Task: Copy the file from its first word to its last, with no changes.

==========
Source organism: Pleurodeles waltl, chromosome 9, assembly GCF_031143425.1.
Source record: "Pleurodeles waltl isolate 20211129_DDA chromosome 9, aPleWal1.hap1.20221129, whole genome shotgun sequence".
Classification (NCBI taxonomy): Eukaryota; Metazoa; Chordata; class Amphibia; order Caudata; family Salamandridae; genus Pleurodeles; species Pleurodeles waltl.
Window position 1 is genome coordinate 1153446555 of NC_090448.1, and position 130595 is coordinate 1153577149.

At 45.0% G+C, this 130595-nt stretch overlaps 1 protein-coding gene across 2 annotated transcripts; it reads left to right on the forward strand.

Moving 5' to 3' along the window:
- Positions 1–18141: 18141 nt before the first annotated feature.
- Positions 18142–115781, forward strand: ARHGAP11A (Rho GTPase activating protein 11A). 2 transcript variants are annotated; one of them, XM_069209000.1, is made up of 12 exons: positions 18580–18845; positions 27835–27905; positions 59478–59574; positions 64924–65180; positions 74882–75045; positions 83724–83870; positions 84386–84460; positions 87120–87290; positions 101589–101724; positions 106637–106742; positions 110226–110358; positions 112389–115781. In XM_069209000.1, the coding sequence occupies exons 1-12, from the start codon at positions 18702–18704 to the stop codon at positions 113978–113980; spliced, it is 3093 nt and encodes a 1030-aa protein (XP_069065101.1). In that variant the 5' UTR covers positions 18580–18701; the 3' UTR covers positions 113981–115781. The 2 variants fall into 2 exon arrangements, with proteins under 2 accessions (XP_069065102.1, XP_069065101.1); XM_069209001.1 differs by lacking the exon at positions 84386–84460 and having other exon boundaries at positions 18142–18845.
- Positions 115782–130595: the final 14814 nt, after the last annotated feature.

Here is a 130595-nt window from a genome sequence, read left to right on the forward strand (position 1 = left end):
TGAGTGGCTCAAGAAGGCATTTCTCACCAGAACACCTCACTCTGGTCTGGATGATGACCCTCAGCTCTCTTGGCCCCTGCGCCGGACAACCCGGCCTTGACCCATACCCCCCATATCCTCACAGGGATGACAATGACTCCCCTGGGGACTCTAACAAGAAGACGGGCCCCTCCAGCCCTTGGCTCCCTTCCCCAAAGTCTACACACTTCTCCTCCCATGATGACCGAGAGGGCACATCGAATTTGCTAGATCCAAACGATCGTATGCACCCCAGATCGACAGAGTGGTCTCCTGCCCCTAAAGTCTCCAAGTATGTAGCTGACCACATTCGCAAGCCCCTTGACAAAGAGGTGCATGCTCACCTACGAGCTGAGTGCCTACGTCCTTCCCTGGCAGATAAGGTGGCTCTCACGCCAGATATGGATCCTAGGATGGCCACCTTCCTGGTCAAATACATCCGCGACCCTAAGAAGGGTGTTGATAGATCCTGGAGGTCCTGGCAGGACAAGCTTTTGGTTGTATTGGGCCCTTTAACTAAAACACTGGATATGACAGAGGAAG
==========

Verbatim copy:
Source organism: Pleurodeles waltl, chromosome 9, assembly GCF_031143425.1.
Source record: "Pleurodeles waltl isolate 20211129_DDA chromosome 9, aPleWal1.hap1.20221129, whole genome shotgun sequence".
Classification (NCBI taxonomy): Eukaryota; Metazoa; Chordata; class Amphibia; order Caudata; family Salamandridae; genus Pleurodeles; species Pleurodeles waltl.
Window position 1 is genome coordinate 1153446555 of NC_090448.1, and position 130595 is coordinate 1153577149.

At 45.0% G+C, this 130595-nt stretch overlaps 1 protein-coding gene across 2 annotated transcripts; it reads left to right on the forward strand.

Moving 5' to 3' along the window:
- Positions 1–18141: 18141 nt before the first annotated feature.
- Positions 18142–115781, forward strand: ARHGAP11A (Rho GTPase activating protein 11A). 2 transcript variants are annotated; one of them, XM_069209000.1, is made up of 12 exons: positions 18580–18845; positions 27835–27905; positions 59478–59574; positions 64924–65180; positions 74882–75045; positions 83724–83870; positions 84386–84460; positions 87120–87290; positions 101589–101724; positions 106637–106742; positions 110226–110358; positions 112389–115781. In XM_069209000.1, the coding sequence occupies exons 1-12, from the start codon at positions 18702–18704 to the stop codon at positions 113978–113980; spliced, it is 3093 nt and encodes a 1030-aa protein (XP_069065101.1). In that variant the 5' UTR covers positions 18580–18701; the 3' UTR covers positions 113981–115781. The 2 variants fall into 2 exon arrangements, with proteins under 2 accessions (XP_069065102.1, XP_069065101.1); XM_069209001.1 differs by lacking the exon at positions 84386–84460 and having other exon boundaries at positions 18142–18845.
- Positions 115782–130595: the final 14814 nt, after the last annotated feature.

Here is a 130595-nt window from a genome sequence, read left to right on the forward strand (position 1 = left end):
TGAGTGGCTCAAGAAGGCATTTCTCACCAGAACACCTCACTCTGGTCTGGATGATGACCCTCAGCTCTCTTGGCCCCTGCGCCGGACAACCCGGCCTTGACCCATACCCCCCATATCCTCACAGGGATGACAATGACTCCCCTGGGGACTCTAACAAGAAGACGGGCCCCTCCAGCCCTTGGCTCCCTTCCCCAAAGTCTACACACTTCTCCTCCCATGATGACCGAGAGGGCACATCGAATTTGCTAGATCCAAACGATCGTATGCACCCCAGATCGACAGAGTGGTCTCCTGCCCCTAAAGTCTCCAAGTATGTAGCTGACCACATTCGCAAGCCCCTTGACAAAGAGGTGCATGCTCACCTACGAGCTGAGTGCCTACGTCCTTCCCTGGCAGATAAGGTGGCTCTCACGCCAGATATGGATCCTAGGATGGCCACCTTCCTGGTCAAATACATCCGCGACCCTAAGAAGGGTGTTGATAGATCCTGGAGGTCCTGGCAGGACAAGCTTTTGGTTGTATTGGGCCCTTTAACTAAAACACTGGATATGACAGAGGAAG